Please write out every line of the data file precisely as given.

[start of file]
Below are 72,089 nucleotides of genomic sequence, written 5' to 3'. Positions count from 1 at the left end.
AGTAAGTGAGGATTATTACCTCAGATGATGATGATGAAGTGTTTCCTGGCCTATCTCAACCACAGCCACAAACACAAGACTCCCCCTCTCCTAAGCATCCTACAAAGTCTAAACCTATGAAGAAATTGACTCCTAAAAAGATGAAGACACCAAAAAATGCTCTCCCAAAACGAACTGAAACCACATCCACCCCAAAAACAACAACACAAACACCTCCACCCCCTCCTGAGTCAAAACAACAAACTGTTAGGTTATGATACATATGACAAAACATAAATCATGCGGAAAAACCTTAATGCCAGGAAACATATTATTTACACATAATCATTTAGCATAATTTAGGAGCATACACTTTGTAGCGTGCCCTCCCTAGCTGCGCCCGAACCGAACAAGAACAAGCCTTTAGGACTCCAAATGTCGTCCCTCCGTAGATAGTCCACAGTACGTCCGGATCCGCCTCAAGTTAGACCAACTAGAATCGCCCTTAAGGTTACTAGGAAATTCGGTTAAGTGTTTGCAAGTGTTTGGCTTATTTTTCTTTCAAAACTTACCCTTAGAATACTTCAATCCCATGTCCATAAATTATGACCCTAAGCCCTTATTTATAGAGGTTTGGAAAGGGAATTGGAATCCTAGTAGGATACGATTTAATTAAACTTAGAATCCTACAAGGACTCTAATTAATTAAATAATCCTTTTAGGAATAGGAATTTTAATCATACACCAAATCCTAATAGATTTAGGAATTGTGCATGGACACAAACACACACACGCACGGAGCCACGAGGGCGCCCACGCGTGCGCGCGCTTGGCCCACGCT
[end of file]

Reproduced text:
Below are 72,089 nucleotides of genomic sequence, written 5' to 3'. Positions count from 1 at the left end.
AGTAAGTGAGGATTATTACCTCAGATGATGATGATGAAGTGTTTCCTGGCCTATCTCAACCACAGCCACAAACACAAGACTCCCCCTCTCCTAAGCATCCTACAAAGTCTAAACCTATGAAGAAATTGACTCCTAAAAAGATGAAGACACCAAAAAATGCTCTCCCAAAACGAACTGAAACCACATCCACCCCAAAAACAACAACACAAACACCTCCACCCCCTCCTGAGTCAAAACAACAAACTGTTAGGTTATGATACATATGACAAAACATAAATCATGCGGAAAAACCTTAATGCCAGGAAACATATTATTTACACATAATCATTTAGCATAATTTAGGAGCATACACTTTGTAGCGTGCCCTCCCTAGCTGCGCCCGAACCGAACAAGAACAAGCCTTTAGGACTCCAAATGTCGTCCCTCCGTAGATAGTCCACAGTACGTCCGGATCCGCCTCAAGTTAGACCAACTAGAATCGCCCTTAAGGTTACTAGGAAATTCGGTTAAGTGTTTGCAAGTGTTTGGCTTATTTTTCTTTCAAAACTTACCCTTAGAATACTTCAATCCCATGTCCATAAATTATGACCCTAAGCCCTTATTTATAGAGGTTTGGAAAGGGAATTGGAATCCTAGTAGGATACGATTTAATTAAACTTAGAATCCTACAAGGACTCTAATTAATTAAATAATCCTTTTAGGAATAGGAATTTTAATCATACACCAAATCCTAATAGATTTAGGAATTGTGCATGGACACAAACACACACACGCACGGAGCCACGAGGGCGCCCACGCGTGCGCGCGCTTGGCCCACGCT